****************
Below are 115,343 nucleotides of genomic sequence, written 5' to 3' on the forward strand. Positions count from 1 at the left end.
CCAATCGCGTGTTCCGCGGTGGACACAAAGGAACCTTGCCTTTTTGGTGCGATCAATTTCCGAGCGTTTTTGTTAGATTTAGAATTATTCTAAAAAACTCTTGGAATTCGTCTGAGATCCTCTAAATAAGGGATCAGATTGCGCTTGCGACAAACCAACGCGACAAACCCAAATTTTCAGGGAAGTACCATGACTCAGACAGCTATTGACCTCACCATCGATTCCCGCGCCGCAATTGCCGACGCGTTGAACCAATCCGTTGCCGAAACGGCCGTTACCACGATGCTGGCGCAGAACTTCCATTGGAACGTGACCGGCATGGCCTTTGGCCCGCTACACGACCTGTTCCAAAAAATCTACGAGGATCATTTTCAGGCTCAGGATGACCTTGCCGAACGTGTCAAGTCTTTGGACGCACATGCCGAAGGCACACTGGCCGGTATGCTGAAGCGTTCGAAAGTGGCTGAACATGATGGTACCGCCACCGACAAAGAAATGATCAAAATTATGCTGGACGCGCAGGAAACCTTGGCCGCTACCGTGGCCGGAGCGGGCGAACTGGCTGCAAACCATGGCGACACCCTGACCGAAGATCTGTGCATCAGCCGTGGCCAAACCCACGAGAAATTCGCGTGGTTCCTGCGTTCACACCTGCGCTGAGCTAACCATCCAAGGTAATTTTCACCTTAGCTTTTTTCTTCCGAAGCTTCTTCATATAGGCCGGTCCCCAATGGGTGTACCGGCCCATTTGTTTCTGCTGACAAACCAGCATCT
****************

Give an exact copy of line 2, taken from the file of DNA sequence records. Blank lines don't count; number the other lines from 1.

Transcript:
CCAATCGCGTGTTCCGCGGTGGACACAAAGGAACCTTGCCTTTTTGGTGCGATCAATTTCCGAGCGTTTTTGTTAGATTTAGAATTATTCTAAAAAACTCTTGGAATTCGTCTGAGATCCTCTAAATAAGGGATCAGATTGCGCTTGCGACAAACCAACGCGACAAACCCAAATTTTCAGGGAAGTACCATGACTCAGACAGCTATTGACCTCACCATCGATTCCCGCGCCGCAATTGCCGACGCGTTGAACCAATCCGTTGCCGAAACGGCCGTTACCACGATGCTGGCGCAGAACTTCCATTGGAACGTGACCGGCATGGCCTTTGGCCCGCTACACGACCTGTTCCAAAAAATCTACGAGGATCATTTTCAGGCTCAGGATGACCTTGCCGAACGTGTCAAGTCTTTGGACGCACATGCCGAAGGCACACTGGCCGGTATGCTGAAGCGTTCGAAAGTGGCTGAACATGATGGTACCGCCACCGACAAAGAAATGATCAAAATTATGCTGGACGCGCAGGAAACCTTGGCCGCTACCGTGGCCGGAGCGGGCGAACTGGCTGCAAACCATGGCGACACCCTGACCGAAGATCTGTGCATCAGCCGTGGCCAAACCCACGAGAAATTCGCGTGGTTCCTGCGTTCACACCTGCGCTGAGCTAACCATCCAAGGTAATTTTCACCTTAGCTTTTTTCTTCCGAAGCTTCTTCATATAGGCCGGTCCCCAATGGGTGTACCGGCCCATTTGTTTCTGCTGACAAACCAGCATCT